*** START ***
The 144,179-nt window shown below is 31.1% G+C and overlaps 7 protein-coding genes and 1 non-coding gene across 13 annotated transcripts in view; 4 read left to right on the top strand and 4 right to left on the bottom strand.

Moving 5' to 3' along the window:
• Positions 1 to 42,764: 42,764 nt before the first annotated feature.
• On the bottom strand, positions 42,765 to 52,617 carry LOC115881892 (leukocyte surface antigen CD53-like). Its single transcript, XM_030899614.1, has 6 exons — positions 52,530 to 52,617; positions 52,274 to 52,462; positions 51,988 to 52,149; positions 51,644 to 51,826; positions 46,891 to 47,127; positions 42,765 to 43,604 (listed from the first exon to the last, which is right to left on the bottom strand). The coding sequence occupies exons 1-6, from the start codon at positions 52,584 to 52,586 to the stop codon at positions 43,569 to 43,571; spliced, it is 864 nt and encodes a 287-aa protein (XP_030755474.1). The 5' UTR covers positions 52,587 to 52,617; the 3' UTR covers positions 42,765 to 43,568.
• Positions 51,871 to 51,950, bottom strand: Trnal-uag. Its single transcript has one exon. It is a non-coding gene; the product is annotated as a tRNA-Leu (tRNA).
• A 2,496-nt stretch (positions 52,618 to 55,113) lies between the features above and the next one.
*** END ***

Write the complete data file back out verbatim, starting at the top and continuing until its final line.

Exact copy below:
The 144,179-nt window shown below is 31.1% G+C and overlaps 7 protein-coding genes and 1 non-coding gene across 13 annotated transcripts in view; 4 read left to right on the top strand and 4 right to left on the bottom strand.

Moving 5' to 3' along the window:
• Positions 1 to 42,764: 42,764 nt before the first annotated feature.
• On the bottom strand, positions 42,765 to 52,617 carry LOC115881892 (leukocyte surface antigen CD53-like). Its single transcript, XM_030899614.1, has 6 exons — positions 52,530 to 52,617; positions 52,274 to 52,462; positions 51,988 to 52,149; positions 51,644 to 51,826; positions 46,891 to 47,127; positions 42,765 to 43,604 (listed from the first exon to the last, which is right to left on the bottom strand). The coding sequence occupies exons 1-6, from the start codon at positions 52,584 to 52,586 to the stop codon at positions 43,569 to 43,571; spliced, it is 864 nt and encodes a 287-aa protein (XP_030755474.1). The 5' UTR covers positions 52,587 to 52,617; the 3' UTR covers positions 42,765 to 43,568.
• Positions 51,871 to 51,950, bottom strand: Trnal-uag. Its single transcript has one exon. It is a non-coding gene; the product is annotated as a tRNA-Leu (tRNA).
• A 2,496-nt stretch (positions 52,618 to 55,113) lies between the features above and the next one.